To be sure, the phrase, "ethnic cleansing", is not unfamiliar. But is it also known how long this sort of failure on behalf of humanity has been going on? During WWI, the Ottomans, under seige on three fronts, including, in the West, former friends, France and Great Britain, deported Greek Christians from the Balkans to make room for Muslims. On the way south to conquer, Orthodox Russians displaced substantial amounts of Muslims. During WWI, Islamic Turks slaughtered Christian Armenians. It suffices only to point out that the outbreak of violence and its continuation in Syria has lengthy roots in previous conflicts. Feelings of revenge and outrage never die but are instead passed along, generation to generation. It would be nice to be able to say, "So what?", and leave it at that. No wonder peacemakers are blessed. There are so few of them. Fewer still are efficacious.
The Guessing Game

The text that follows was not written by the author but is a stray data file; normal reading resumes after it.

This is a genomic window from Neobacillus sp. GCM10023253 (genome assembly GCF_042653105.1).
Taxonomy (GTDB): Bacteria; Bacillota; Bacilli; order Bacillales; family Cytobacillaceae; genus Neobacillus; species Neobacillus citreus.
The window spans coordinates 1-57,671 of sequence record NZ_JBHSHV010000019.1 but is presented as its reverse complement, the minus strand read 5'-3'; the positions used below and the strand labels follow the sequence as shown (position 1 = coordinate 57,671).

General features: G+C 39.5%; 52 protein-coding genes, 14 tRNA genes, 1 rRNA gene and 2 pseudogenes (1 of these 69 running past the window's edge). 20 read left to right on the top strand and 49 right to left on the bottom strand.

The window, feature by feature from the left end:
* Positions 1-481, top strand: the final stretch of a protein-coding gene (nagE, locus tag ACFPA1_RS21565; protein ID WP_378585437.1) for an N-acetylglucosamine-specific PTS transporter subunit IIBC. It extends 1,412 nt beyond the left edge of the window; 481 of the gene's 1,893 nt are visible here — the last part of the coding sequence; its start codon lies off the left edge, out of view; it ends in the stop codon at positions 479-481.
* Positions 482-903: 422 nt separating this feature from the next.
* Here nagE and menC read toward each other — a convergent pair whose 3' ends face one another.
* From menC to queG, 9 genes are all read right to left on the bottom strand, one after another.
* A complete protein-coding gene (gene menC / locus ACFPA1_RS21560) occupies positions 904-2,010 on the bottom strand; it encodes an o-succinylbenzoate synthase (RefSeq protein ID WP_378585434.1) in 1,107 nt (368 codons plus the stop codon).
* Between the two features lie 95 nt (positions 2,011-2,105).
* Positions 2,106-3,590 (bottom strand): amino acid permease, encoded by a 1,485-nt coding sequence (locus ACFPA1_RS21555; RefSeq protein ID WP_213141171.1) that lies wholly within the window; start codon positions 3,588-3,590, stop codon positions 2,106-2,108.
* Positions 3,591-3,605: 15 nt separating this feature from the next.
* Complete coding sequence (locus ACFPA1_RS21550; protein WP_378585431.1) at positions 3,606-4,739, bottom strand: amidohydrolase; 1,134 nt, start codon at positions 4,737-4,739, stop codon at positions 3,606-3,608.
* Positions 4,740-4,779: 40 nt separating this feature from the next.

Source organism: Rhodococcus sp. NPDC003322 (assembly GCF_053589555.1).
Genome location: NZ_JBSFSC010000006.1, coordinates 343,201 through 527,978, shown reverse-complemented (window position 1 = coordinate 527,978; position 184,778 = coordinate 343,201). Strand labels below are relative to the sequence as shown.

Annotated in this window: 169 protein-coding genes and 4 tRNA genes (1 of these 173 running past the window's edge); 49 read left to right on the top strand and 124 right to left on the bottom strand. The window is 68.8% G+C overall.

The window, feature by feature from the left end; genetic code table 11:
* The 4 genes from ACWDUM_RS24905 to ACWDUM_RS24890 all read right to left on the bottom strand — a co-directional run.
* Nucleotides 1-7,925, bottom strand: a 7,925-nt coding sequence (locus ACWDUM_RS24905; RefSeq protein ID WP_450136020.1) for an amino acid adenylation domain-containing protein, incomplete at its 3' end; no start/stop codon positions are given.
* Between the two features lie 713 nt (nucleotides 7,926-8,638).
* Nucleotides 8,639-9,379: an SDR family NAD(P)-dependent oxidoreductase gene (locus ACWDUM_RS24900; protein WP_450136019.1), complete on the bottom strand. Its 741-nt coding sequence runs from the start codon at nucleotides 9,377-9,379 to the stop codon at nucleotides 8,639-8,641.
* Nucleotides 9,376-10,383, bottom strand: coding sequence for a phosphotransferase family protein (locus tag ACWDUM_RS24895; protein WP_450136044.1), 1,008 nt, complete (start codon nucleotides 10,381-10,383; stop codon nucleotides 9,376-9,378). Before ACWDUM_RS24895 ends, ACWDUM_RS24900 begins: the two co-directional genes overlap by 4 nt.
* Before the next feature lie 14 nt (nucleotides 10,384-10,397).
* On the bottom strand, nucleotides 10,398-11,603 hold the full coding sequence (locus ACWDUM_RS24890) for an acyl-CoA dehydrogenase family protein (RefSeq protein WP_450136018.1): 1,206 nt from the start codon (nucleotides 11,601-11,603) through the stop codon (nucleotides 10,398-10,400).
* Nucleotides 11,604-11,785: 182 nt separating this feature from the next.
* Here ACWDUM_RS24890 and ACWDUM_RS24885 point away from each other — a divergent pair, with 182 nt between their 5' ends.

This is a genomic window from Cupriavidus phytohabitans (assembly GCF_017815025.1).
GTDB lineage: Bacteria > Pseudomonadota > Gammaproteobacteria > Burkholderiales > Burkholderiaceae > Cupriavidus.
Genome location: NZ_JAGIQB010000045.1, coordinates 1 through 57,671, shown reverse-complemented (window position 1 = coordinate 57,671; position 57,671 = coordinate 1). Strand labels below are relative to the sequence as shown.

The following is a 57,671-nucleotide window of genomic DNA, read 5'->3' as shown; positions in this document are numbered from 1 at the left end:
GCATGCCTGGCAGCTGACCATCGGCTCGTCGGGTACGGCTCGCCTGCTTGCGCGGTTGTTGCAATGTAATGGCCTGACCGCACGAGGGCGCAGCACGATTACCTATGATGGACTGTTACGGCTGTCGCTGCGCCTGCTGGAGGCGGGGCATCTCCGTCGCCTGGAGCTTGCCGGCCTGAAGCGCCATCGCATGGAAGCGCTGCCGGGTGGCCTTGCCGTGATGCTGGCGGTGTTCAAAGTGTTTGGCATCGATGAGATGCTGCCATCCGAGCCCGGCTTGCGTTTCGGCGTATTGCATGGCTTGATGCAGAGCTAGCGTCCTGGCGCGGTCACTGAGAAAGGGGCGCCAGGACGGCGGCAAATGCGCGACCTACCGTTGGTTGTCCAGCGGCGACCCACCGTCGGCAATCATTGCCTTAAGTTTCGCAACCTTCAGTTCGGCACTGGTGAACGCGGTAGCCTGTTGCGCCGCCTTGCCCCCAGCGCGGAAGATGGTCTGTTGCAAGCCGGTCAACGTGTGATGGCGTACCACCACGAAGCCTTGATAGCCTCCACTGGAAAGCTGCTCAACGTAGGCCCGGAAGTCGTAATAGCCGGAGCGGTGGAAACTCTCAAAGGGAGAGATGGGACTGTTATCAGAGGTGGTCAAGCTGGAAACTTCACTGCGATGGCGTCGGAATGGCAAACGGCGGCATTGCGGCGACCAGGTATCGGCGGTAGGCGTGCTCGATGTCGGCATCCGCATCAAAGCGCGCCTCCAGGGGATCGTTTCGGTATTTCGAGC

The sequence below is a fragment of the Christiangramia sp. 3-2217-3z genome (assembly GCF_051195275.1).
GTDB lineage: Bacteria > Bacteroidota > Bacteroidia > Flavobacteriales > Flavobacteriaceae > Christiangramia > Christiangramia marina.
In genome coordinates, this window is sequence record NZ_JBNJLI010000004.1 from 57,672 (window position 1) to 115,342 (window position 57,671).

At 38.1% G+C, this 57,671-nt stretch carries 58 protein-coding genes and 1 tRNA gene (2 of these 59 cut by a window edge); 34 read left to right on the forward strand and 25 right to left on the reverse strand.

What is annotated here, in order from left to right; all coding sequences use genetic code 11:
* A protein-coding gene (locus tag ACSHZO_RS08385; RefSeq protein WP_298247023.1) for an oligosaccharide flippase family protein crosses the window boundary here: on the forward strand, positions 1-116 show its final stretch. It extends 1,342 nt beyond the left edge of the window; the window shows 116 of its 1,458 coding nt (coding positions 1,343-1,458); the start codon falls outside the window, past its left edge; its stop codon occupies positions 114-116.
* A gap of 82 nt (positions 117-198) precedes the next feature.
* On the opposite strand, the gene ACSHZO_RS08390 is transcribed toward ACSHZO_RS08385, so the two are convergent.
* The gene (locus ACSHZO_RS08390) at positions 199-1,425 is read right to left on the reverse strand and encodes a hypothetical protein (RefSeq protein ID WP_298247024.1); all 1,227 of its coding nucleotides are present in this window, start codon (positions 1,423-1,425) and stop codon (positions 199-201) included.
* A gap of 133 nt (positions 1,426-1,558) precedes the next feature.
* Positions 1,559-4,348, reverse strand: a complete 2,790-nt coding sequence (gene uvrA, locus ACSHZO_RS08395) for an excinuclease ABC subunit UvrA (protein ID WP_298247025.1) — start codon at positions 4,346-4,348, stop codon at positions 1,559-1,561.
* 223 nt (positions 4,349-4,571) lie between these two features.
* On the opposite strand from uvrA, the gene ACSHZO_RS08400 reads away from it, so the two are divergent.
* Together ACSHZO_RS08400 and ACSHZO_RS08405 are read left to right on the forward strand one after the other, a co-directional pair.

There are numerous books out about both Putin and Syria. Then, of course, there are even more articles to bring the curious up to speed on just about every aspect concerning the Syrian conflict. In light of all this, the downing of a Russian plane by Turkey might seem a mere detail. From many perspectives, it could hardly be anything else. But there must be a toll to pay for any action that results in loss of life as well as impeding progress contra terrorism. This is not the first time something counter-productive has happened. The good part is the lack of an immediate response on behalf of Russia. It is weighing its options. After all, up till now, Turkey has been fairly neutral, neither part of the problem nor of the solution. Its history against Russian forces includes significant amounts of casualties on both sides. So many soldiers and civilians have died fighting one another or getting caught in the crossfire. Thus, one can only guess at what will happen next.